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The 2014 Winter Olympics get underway February 7 in Sochi, Russia. More than 85 nations will be represented this year, and some of the athletes who will compete come from Idaho.Over the coming weeks, we’ll introduce you to some of these Idaho Olympians. You'll meet an ice hockey forward from Sun Valley to a woman making her bid for the U.S. Virgin Islands’ ski team.You’ll find our Olympics coverage ahead of the games and during, along with stories from NPR’s team of reporters, right here on this page.Plus, connect with Idaho's Olympic athletes on Twitter.

Boise Biathlete Sara Studebaker Says She's Ready For Sochi

Nordic Focus
US Biathlon

Idaho native Sara Studebaker is two weeks away from skiing and shooting in her second Olympic Games. Studebaker, a Boise High School graduate, has been competing in the biathlon since 2003. Now, at 29-years-old, Studebaker says she's ready for Sochi.

“The second time, you feel a little more seasoned," Studebaker says. "You feel like you know what’s going on and I think it gives me a great opportunity to have some really good results and hopefully do better than I did in Vancouver. So I’m really excited for the possibilities.”

Studebaker competed with the U.S. Olympic Team in the biathlon during the Vancouver Winter Olympics four years ago.

Studebaker is currently in Northern Italy where she competed in a World Cup race last week. She'll travel from Italy to Munich before flying to Sochi February 2. Her first race is the Sunday after opening ceremonies.

Q. What gives you the competitive edge in the biathlon?

A. Biathlon is just this really awesome sport, because on any given day, anyone can win. You need to be a good skier and you need to be a good shooter but you have those capabilities, and anytime you step on a start line, anything can happen.

To me that’s something I really love about biathlon. Something that’s really exciting is that throughout our season, there’s a huge number of people in several different countries that are always on the podium. It’s cool to be able to see that. It’s really exciting to feel like you have a chance.

I haven’t been on the podium yet, but I definitely have a shot. So that’s really cool to look forward to that.

Q. How did you get started in biathlon?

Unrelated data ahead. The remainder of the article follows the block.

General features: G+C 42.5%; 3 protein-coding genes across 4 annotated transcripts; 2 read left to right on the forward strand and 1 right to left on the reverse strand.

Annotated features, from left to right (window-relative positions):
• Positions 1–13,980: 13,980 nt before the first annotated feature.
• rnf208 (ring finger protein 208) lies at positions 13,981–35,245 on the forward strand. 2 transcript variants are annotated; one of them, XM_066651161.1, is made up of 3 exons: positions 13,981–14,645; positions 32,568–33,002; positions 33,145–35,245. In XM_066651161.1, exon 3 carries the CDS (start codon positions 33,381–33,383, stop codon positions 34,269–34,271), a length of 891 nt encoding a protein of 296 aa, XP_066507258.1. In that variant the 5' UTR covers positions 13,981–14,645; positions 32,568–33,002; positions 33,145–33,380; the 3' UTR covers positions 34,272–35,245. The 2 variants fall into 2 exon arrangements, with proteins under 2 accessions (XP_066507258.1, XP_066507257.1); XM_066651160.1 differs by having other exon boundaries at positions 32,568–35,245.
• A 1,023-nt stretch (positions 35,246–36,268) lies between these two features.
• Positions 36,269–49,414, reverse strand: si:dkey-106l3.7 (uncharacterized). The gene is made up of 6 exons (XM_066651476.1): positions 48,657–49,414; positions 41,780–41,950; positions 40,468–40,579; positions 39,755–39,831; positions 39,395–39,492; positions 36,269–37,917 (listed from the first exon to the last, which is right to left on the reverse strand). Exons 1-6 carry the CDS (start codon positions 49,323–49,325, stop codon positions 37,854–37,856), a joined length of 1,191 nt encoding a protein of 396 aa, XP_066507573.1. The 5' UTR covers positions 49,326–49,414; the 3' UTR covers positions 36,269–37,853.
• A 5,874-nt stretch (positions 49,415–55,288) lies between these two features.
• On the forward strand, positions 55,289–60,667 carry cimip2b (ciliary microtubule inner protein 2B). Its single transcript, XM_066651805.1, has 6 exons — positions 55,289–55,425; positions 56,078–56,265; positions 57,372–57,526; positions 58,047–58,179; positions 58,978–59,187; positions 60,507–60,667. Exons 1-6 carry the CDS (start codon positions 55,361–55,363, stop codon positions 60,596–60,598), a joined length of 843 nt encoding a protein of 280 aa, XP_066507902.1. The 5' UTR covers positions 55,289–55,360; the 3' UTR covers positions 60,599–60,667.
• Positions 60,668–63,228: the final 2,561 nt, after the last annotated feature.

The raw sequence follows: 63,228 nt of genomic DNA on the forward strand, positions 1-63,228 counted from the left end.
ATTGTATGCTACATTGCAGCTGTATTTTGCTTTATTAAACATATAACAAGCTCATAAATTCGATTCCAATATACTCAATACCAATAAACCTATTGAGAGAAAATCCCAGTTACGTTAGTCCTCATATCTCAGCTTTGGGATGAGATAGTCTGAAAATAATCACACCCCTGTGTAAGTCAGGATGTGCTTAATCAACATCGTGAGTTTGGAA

A. I got started in biathlon through a coach when I was skiing with Bogus Basin’s Nordic Team. Eric Reynolds had done biathlon and coached a couple people. A friend and I saw biathlon in the 1998 Olympics and just started pestering him and asking him all sorts of questions. He ended up finding a recruitment camp for me and my friend to go to and we went. There wasn’t a lot of biathlon opportunity in Boise, but we traveled around to Salt Lake, over to West Yellowstone, to Montana, I did some races in Maine. I actually took a break when I went to college and just focused on skiing and then came back to biathlon after I graduated from college.

Q. There are reports of possible terror threats surrounding the Olympics in Russia. Have you been following what’s going on over there?

A. I have been following a little bit and it definitely gives you pause. There’s some interesting things going on surrounding these games. For myself though, I’m going over there to compete and I trust that the organizing committee is going to do a great job in pulling these games off. I know the Sochi organizing committee as well as the U.S. Olympic Committee are really on top of those sorts of things, so it’s not something I’m really worried about. I’m there to compete, I need to focus 100 percent on that and so that’s where my head’s been at.

Q. Are there any special precautions for athletes?

A. I haven’t heard anything specifically. I know because our sport does involve firearms there are certain precautions that we have to go through which we had to go through in Vancouver as well as far as where our rifles are stored, where the ammunition is stored and how we check in and out and all that sort of stuff is definitely a little more complicated than our normal race procedure. But it’s just one thing that we have to adapt to and I think it will become second nature by the first couple of days.

Q. What are your plans after the Olympics?

A. Immediately after, we still have three more weeks of World Cup racing so I’ll still be in race mode and going off to those races hopefully. After that, I’m not 100 percent sure at this point. I like to play it by ear and see how each season goes and see what my thoughts are after the season. I could see continuing if things go really well. I could also see being done and moving into a different role. I’d love to eventually coach and be involved in giving other people the opportunities I’ve had.

Follow Studebaker's Olympic journey on Twitter @SaraStudebaker.

Copyright 2014 Boise State Public Radio

As Senior Producer of our live daily talk show Idaho Matters, I’m able to indulge my love of storytelling and share all kinds of information (I was probably a Town Crier in a past life!). My career has allowed me to learn something new everyday and to share that knowledge with all my friends on the radio.